“Hey, are you trying to drink all the water out of this lake?”, I cried out, as I jerked my youngest daughter up and out of the water, setting her feet on dry land.
The adults were up to their waists in the lake, while the children had been instructed to stay on the shore and just play in the sand. My daughter did not realize that there was a sudden drop-off only a few steps from the place she had been playing. Deciding to come to me all by herself, she began a hazardous journey into water that swiftly engulfed her!
Sometimes in our zeal to work for the Lord, we often rush in too quickly. I have been chastened for waiting too long. Either decision, too fast or too slow can be the choice of error. So how do we know what God wants us to do in his vineyard?
Preparation is one method of perceiving direction. Perhaps your church is organizing a drive, or advertising a special Bible Study, or providing classes on how to minister. Discover what is available and sign up.
Opportunity is another method of finding God’s will for your efforts. Is your choir seeking new members? Is there a call for teachers to help with the children? Is there a New Hope Center close by where you can volunteer to lend a hand? Are there seniors in your neighborhood that can use assistance with shopping or Doctor visits? Uncover a place that interests you and fill it.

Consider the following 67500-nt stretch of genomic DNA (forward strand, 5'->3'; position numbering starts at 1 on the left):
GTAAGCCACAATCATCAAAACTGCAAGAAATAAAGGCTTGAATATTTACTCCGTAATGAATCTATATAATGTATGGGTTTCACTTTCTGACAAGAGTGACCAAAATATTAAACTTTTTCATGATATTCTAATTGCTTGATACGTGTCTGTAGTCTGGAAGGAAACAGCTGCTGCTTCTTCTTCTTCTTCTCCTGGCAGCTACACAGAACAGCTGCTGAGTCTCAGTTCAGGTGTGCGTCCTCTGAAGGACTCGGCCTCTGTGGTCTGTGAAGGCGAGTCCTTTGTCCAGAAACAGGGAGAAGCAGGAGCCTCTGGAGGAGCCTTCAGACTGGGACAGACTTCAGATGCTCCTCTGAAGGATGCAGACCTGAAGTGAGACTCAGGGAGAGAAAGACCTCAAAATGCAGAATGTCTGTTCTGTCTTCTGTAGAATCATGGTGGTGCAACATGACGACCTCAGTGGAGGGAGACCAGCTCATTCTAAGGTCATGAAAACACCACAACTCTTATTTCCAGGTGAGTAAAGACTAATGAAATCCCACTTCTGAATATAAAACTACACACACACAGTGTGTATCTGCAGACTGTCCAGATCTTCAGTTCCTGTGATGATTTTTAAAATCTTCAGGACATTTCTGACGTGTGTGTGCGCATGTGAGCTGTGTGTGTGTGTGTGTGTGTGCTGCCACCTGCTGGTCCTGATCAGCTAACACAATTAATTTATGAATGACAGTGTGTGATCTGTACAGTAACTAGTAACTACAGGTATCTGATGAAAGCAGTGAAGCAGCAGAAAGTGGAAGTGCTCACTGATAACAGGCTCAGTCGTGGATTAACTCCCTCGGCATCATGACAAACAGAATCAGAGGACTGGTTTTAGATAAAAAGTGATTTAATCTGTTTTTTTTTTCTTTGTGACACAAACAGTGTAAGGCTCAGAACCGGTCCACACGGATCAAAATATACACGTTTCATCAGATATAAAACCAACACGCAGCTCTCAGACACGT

There are times when it is wise to say, “No”, especially if you are already doing a good deal of the work in your place of worship!
Overload creates burn out!
A friend shared with me how her former Pastor told her to never say “No” when asked by the Pastor, board members or a teacher to do some work in the church. As a young, pregnant mother, she lugged a small child here and there in a laundry basket as she cleaned church bathrooms, wrote letters, set up classrooms and other tasks assigned to her. My friend was worn out from her own responsibilities and from these additional duties put upon her unwisely by her Pastor. Finally in desperation she understood in her spirit what her real obligations were and notified the Pastor.
“She was over her head.”
Rewarded by harsh criticism from authority figures in the church, she decided to trust God. For many years the enemy held bits and pieces “over her head” until she at last became confident in the Word and in her God.
The main thing to remember in “working for God,” is, “Do not get in over your head; learn to swim first!